Napoleon, meanwhile, comes across as a complete weasel in this book. I had not really encountered this Anglocentric perspective in lengthy fiction before. Oh, I know, he tends to be a figure of some ridicule in movies, but since I was taught history in Germany, the general impression of Napoleon imparted to me by school education was very different in character. This book begrudgingly talks of infuriating inconsistencies in Napoleon's legacy, with the Napoleonic code adopted through much of Western Europe mentioned as a positive side effect. Perhaps understandably, German history lessons tended to have a different emphasis, with Napoleon drawn as a flawed tyrant, but one who achieved much and left a stamp on the world that lasts to this day. (Most European nations have legal systems that are built on refinements of the ones Napoleon first put in place. Britain may be built on the Magna Carta, and America is built on the Constitution, but Europe is built on the Napoleonic code)

Aside from revolutions in general, the rights of black people and slaves are of course central to the book. It turns out that, for just a few years during the French revolution, France was perhaps the most equal place in the world in terms of the rights and opportunities afforded to black people, and Alex Dumas just happened to live and thrive in the Golden Age of opportunity. There were even attempts to abolish slavery in the colonies - though those were not acted upon by the governors over there, as the sugar industry was considered too important. Under Napoleon, racism and xenophobic policies were gradually reintroduced, until they were stricter and more prejudicial than they'd ever been. Had Alex Dumas been born a generation later, he would never have been allowed into France, no matter who his father was. Had he been ten years earlier or later, he would never have been able to achieve the things he did.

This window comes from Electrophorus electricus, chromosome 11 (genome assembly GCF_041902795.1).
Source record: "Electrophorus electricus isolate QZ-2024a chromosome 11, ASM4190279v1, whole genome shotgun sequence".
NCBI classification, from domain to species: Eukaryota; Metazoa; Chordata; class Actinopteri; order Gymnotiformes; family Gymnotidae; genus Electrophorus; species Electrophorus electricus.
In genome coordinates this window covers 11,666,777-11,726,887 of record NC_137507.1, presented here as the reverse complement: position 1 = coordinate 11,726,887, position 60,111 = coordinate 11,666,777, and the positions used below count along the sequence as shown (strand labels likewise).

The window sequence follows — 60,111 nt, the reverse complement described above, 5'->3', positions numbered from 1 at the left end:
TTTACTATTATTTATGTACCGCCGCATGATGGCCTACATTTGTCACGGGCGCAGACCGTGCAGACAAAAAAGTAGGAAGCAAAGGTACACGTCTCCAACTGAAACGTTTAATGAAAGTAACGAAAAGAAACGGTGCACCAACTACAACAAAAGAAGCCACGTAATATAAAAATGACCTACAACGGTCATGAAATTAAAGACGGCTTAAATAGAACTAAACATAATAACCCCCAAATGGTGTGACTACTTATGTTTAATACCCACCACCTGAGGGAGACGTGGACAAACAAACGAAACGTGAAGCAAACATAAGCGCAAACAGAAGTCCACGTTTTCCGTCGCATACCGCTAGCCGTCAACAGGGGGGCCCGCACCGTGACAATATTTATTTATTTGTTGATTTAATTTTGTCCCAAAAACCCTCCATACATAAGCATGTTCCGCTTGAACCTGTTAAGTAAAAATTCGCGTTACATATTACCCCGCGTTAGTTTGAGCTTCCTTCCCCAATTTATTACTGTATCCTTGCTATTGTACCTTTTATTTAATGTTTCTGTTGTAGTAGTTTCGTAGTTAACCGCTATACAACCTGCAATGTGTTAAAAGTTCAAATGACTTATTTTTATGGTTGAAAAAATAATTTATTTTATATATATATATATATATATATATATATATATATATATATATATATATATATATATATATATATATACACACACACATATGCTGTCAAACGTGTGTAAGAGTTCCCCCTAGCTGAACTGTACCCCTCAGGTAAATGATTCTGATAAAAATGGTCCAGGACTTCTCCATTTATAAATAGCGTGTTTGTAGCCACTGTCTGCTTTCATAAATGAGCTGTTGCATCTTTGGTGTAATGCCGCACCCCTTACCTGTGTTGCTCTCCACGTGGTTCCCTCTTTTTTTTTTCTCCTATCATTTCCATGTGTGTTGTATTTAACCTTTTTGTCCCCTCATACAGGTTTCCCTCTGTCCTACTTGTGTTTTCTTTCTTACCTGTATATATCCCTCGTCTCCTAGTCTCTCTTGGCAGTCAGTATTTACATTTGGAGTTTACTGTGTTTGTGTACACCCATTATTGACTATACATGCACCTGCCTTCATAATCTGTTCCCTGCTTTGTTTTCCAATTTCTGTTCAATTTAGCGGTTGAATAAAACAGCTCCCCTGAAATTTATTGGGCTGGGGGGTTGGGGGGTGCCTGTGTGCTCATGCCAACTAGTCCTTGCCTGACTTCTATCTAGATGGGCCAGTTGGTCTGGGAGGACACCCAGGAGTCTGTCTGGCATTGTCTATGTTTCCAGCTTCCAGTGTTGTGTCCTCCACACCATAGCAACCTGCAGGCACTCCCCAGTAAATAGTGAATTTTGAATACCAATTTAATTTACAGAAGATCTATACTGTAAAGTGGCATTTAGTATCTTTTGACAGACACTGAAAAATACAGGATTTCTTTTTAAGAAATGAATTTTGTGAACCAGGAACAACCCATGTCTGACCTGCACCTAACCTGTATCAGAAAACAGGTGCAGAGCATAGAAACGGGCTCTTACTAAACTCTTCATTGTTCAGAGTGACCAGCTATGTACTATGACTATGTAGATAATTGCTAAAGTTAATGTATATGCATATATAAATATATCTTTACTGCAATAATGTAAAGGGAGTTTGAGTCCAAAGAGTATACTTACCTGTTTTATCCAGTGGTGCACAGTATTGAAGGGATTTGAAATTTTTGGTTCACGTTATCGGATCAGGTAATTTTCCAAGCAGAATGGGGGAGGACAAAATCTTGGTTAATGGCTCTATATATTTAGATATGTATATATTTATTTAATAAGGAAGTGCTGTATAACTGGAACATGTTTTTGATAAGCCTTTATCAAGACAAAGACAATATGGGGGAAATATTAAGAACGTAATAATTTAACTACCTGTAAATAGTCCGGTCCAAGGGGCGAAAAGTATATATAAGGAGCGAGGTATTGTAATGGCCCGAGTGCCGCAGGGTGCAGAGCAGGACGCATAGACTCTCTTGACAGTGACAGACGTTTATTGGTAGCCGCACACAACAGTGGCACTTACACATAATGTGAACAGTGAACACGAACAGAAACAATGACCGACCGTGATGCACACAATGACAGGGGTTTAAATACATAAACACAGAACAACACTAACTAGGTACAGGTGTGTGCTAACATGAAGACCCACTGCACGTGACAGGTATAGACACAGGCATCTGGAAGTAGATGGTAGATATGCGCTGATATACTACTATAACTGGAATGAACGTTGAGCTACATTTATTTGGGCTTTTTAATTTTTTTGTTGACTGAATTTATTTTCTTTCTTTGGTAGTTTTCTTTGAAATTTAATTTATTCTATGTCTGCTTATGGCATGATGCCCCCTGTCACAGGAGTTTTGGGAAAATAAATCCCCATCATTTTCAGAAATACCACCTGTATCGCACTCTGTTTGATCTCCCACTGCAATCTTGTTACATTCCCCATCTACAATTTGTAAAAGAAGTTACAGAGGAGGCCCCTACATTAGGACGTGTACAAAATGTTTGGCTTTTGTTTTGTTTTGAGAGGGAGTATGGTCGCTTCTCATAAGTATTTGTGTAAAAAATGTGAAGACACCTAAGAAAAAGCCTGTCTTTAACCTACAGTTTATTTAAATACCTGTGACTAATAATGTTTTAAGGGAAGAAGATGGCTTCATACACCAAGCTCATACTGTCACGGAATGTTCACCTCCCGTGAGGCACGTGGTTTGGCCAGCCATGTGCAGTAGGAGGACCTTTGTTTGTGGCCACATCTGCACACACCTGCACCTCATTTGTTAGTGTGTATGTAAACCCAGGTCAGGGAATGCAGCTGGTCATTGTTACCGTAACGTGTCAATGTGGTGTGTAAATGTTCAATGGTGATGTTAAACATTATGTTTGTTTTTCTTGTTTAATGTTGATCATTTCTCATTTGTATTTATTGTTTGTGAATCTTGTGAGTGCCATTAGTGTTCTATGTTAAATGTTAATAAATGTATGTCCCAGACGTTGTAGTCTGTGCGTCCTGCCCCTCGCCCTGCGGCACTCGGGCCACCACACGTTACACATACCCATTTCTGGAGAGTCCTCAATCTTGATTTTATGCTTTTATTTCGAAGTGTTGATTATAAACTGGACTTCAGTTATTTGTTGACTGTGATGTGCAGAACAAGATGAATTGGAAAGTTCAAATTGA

With a swashbuckling, heroic subject, I expected the book to be a little more exciting than it turned out to be. I expected more -tainment from my edutainment.  However, the book's structure does not allow for the build-up of tension. Even when Alex Dumas is captured and imprisoned and deadly ill, you know he will get through this because the book starts with his death, in France, while his son is having a nightmare, and because his entire career has been outlined in broad strokes at the start. Historic faction always has to battle the problem that readers might already know how everything ended. Even so, the best historic novels manage to squeeze tension and excitement and thrills from readers. The gold standard that I use for tense historical factual novels is Nathaniel Philbrick's In The Heart Of The Sea: I fear The Black Count falls somewhat short of that: I wish it had given less away at the start and made more of the periods of uncertainty. On the educational side of things, however, it is excellent, and it has a lot of interesting knowledge to impart.

Rating: 3.5/5